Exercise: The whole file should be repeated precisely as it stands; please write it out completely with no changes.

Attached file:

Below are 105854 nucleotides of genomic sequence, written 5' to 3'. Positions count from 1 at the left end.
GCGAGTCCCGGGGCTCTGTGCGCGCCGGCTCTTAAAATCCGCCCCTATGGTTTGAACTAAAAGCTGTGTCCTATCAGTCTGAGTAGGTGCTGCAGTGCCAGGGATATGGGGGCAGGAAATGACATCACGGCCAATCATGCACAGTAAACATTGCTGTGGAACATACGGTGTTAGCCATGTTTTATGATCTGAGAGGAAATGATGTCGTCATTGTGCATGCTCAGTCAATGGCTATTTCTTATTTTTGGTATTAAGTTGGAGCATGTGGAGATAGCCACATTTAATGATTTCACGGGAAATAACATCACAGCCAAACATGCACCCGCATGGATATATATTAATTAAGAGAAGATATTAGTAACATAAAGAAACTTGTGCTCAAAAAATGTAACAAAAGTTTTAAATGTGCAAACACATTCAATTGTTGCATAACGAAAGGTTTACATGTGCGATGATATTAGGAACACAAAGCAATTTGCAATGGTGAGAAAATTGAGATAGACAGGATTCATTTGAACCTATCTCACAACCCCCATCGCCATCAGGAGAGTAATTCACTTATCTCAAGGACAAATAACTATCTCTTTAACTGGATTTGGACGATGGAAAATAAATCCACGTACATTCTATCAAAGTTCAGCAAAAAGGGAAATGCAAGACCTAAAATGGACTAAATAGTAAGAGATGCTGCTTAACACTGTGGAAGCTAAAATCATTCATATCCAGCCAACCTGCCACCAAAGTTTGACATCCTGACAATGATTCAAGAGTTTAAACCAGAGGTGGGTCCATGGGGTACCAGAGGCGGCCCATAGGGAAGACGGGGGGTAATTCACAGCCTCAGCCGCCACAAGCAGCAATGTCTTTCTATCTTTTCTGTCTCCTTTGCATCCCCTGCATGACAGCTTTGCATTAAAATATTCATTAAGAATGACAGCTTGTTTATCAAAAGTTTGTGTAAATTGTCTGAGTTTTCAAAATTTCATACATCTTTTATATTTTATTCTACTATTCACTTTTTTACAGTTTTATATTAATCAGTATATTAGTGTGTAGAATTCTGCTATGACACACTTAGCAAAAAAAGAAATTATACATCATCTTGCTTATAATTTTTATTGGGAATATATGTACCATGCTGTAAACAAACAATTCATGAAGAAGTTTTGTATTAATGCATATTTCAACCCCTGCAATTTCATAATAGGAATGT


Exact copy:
Below are 105854 nucleotides of genomic sequence, written 5' to 3'. Positions count from 1 at the left end.
GCGAGTCCCGGGGCTCTGTGCGCGCCGGCTCTTAAAATCCGCCCCTATGGTTTGAACTAAAAGCTGTGTCCTATCAGTCTGAGTAGGTGCTGCAGTGCCAGGGATATGGGGGCAGGAAATGACATCACGGCCAATCATGCACAGTAAACATTGCTGTGGAACATACGGTGTTAGCCATGTTTTATGATCTGAGAGGAAATGATGTCGTCATTGTGCATGCTCAGTCAATGGCTATTTCTTATTTTTGGTATTAAGTTGGAGCATGTGGAGATAGCCACATTTAATGATTTCACGGGAAATAACATCACAGCCAAACATGCACCCGCATGGATATATATTAATTAAGAGAAGATATTAGTAACATAAAGAAACTTGTGCTCAAAAAATGTAACAAAAGTTTTAAATGTGCAAACACATTCAATTGTTGCATAACGAAAGGTTTACATGTGCGATGATATTAGGAACACAAAGCAATTTGCAATGGTGAGAAAATTGAGATAGACAGGATTCATTTGAACCTATCTCACAACCCCCATCGCCATCAGGAGAGTAATTCACTTATCTCAAGGACAAATAACTATCTCTTTAACTGGATTTGGACGATGGAAAATAAATCCACGTACATTCTATCAAAGTTCAGCAAAAAGGGAAATGCAAGACCTAAAATGGACTAAATAGTAAGAGATGCTGCTTAACACTGTGGAAGCTAAAATCATTCATATCCAGCCAACCTGCCACCAAAGTTTGACATCCTGACAATGATTCAAGAGTTTAAACCAGAGGTGGGTCCATGGGGTACCAGAGGCGGCCCATAGGGAAGACGGGGGGTAATTCACAGCCTCAGCCGCCACAAGCAGCAATGTCTTTCTATCTTTTCTGTCTCCTTTGCATCCCCTGCATGACAGCTTTGCATTAAAATATTCATTAAGAATGACAGCTTGTTTATCAAAAGTTTGTGTAAATTGTCTGAGTTTTCAAAATTTCATACATCTTTTATATTTTATTCTACTATTCACTTTTTTACAGTTTTATATTAATCAGTATATTAGTGTGTAGAATTCTGCTATGACACACTTAGCAAAAAAAGAAATTATACATCATCTTGCTTATAATTTTTATTGGGAATATATGTACCATGCTGTAAACAAACAATTCATGAAGAAGTTTTGTATTAATGCATATTTCAACCCCTGCAATTTCATAATAGGAATGT